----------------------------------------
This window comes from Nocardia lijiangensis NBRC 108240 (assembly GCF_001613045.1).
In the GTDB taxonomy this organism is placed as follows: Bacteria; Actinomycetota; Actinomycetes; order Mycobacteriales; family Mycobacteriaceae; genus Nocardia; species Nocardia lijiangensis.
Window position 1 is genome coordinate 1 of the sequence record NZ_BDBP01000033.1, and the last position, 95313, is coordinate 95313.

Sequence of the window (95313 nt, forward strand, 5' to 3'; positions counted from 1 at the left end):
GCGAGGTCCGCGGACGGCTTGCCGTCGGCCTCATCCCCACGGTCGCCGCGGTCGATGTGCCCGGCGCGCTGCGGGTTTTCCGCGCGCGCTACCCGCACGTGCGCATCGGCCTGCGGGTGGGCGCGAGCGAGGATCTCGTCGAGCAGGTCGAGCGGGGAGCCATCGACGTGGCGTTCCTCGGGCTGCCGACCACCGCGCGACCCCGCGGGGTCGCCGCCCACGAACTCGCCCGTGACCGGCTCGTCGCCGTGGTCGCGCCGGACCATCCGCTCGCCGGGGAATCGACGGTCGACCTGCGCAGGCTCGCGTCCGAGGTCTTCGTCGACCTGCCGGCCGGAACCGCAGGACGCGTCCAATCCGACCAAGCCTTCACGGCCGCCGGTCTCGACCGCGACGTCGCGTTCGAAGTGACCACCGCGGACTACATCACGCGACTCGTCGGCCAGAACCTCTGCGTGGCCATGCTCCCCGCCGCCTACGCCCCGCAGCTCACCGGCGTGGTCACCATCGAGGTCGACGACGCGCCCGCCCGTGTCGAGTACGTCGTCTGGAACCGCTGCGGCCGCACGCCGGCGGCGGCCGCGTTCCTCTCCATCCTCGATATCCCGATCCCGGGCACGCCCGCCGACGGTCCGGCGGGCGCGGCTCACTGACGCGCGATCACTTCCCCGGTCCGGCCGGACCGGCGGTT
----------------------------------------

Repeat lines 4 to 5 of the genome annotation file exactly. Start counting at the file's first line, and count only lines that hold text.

Sequence of the window (95313 nt, forward strand, 5' to 3'; positions counted from 1 at the left end):
GCGAGGTCCGCGGACGGCTTGCCGTCGGCCTCATCCCCACGGTCGCCGCGGTCGATGTGCCCGGCGCGCTGCGGGTTTTCCGCGCGCGCTACCCGCACGTGCGCATCGGCCTGCGGGTGGGCGCGAGCGAGGATCTCGTCGAGCAGGTCGAGCGGGGAGCCATCGACGTGGCGTTCCTCGGGCTGCCGACCACCGCGCGACCCCGCGGGGTCGCCGCCCACGAACTCGCCCGTGACCGGCTCGTCGCCGTGGTCGCGCCGGACCATCCGCTCGCCGGGGAATCGACGGTCGACCTGCGCAGGCTCGCGTCCGAGGTCTTCGTCGACCTGCCGGCCGGAACCGCAGGACGCGTCCAATCCGACCAAGCCTTCACGGCCGCCGGTCTCGACCGCGACGTCGCGTTCGAAGTGACCACCGCGGACTACATCACGCGACTCGTCGGCCAGAACCTCTGCGTGGCCATGCTCCCCGCCGCCTACGCCCCGCAGCTCACCGGCGTGGTCACCATCGAGGTCGACGACGCGCCCGCCCGTGTCGAGTACGTCGTCTGGAACCGCTGCGGCCGCACGCCGGCGGCGGCCGCGTTCCTCTCCATCCTCGATATCCCGATCCCGGGCACGCCCGCCGACGGTCCGGCGGGCGCGGCTCACTGACGCGCGATCACTTCCCCGGTCCGGCCGGACCGGCGGTT